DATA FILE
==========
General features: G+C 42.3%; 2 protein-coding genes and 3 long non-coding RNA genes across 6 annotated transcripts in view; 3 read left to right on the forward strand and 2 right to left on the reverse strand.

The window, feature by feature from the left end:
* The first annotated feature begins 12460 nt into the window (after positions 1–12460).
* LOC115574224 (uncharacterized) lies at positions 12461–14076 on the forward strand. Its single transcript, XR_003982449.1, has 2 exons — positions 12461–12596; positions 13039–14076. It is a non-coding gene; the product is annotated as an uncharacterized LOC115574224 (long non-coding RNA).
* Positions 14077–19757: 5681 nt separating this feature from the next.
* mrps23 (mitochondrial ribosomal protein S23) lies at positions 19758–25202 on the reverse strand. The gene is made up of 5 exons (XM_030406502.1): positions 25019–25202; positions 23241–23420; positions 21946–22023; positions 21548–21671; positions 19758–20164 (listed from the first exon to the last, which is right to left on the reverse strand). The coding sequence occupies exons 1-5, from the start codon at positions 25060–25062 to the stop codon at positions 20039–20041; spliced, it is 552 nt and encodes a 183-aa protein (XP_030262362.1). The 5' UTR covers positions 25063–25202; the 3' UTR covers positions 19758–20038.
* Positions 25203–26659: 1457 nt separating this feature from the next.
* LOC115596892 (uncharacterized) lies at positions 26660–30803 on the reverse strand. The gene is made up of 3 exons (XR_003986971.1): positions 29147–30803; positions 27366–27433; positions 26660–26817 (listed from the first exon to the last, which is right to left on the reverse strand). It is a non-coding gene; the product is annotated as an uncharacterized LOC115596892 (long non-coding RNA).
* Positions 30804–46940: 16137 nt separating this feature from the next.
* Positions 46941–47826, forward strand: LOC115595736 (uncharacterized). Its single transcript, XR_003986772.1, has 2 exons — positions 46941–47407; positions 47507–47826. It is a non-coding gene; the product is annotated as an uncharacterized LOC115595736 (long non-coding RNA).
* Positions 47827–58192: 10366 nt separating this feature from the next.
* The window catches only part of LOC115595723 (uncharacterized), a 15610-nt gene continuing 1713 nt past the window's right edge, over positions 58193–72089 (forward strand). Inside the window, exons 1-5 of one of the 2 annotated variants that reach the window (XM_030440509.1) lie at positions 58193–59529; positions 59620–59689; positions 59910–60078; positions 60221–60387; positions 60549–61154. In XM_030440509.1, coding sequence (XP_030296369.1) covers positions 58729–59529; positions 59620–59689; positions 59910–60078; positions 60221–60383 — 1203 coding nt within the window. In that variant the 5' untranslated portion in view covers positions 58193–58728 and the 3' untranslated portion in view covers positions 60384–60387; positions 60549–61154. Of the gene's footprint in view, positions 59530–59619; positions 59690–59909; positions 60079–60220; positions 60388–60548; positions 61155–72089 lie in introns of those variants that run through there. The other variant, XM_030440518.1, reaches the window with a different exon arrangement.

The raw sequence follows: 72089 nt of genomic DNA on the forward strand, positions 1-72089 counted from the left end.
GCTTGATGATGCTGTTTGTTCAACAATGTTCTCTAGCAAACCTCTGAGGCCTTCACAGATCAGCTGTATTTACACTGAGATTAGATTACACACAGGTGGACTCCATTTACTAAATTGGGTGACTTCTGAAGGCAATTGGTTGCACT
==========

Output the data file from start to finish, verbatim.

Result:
General features: G+C 42.3%; 2 protein-coding genes and 3 long non-coding RNA genes across 6 annotated transcripts in view; 3 read left to right on the forward strand and 2 right to left on the reverse strand.

The window, feature by feature from the left end:
* The first annotated feature begins 12460 nt into the window (after positions 1–12460).
* LOC115574224 (uncharacterized) lies at positions 12461–14076 on the forward strand. Its single transcript, XR_003982449.1, has 2 exons — positions 12461–12596; positions 13039–14076. It is a non-coding gene; the product is annotated as an uncharacterized LOC115574224 (long non-coding RNA).
* Positions 14077–19757: 5681 nt separating this feature from the next.
* mrps23 (mitochondrial ribosomal protein S23) lies at positions 19758–25202 on the reverse strand. The gene is made up of 5 exons (XM_030406502.1): positions 25019–25202; positions 23241–23420; positions 21946–22023; positions 21548–21671; positions 19758–20164 (listed from the first exon to the last, which is right to left on the reverse strand). The coding sequence occupies exons 1-5, from the start codon at positions 25060–25062 to the stop codon at positions 20039–20041; spliced, it is 552 nt and encodes a 183-aa protein (XP_030262362.1). The 5' UTR covers positions 25063–25202; the 3' UTR covers positions 19758–20038.
* Positions 25203–26659: 1457 nt separating this feature from the next.
* LOC115596892 (uncharacterized) lies at positions 26660–30803 on the reverse strand. The gene is made up of 3 exons (XR_003986971.1): positions 29147–30803; positions 27366–27433; positions 26660–26817 (listed from the first exon to the last, which is right to left on the reverse strand). It is a non-coding gene; the product is annotated as an uncharacterized LOC115596892 (long non-coding RNA).
* Positions 30804–46940: 16137 nt separating this feature from the next.
* Positions 46941–47826, forward strand: LOC115595736 (uncharacterized). Its single transcript, XR_003986772.1, has 2 exons — positions 46941–47407; positions 47507–47826. It is a non-coding gene; the product is annotated as an uncharacterized LOC115595736 (long non-coding RNA).
* Positions 47827–58192: 10366 nt separating this feature from the next.
* The window catches only part of LOC115595723 (uncharacterized), a 15610-nt gene continuing 1713 nt past the window's right edge, over positions 58193–72089 (forward strand). Inside the window, exons 1-5 of one of the 2 annotated variants that reach the window (XM_030440509.1) lie at positions 58193–59529; positions 59620–59689; positions 59910–60078; positions 60221–60387; positions 60549–61154. In XM_030440509.1, coding sequence (XP_030296369.1) covers positions 58729–59529; positions 59620–59689; positions 59910–60078; positions 60221–60383 — 1203 coding nt within the window. In that variant the 5' untranslated portion in view covers positions 58193–58728 and the 3' untranslated portion in view covers positions 60384–60387; positions 60549–61154. Of the gene's footprint in view, positions 59530–59619; positions 59690–59909; positions 60079–60220; positions 60388–60548; positions 61155–72089 lie in introns of those variants that run through there. The other variant, XM_030440518.1, reaches the window with a different exon arrangement.

The raw sequence follows: 72089 nt of genomic DNA on the forward strand, positions 1-72089 counted from the left end.
GCTTGATGATGCTGTTTGTTCAACAATGTTCTCTAGCAAACCTCTGAGGCCTTCACAGATCAGCTGTATTTACACTGAGATTAGATTACACACAGGTGGACTCCATTTACTAAATTGGGTGACTTCTGAAGGCAATTGGTTGCACT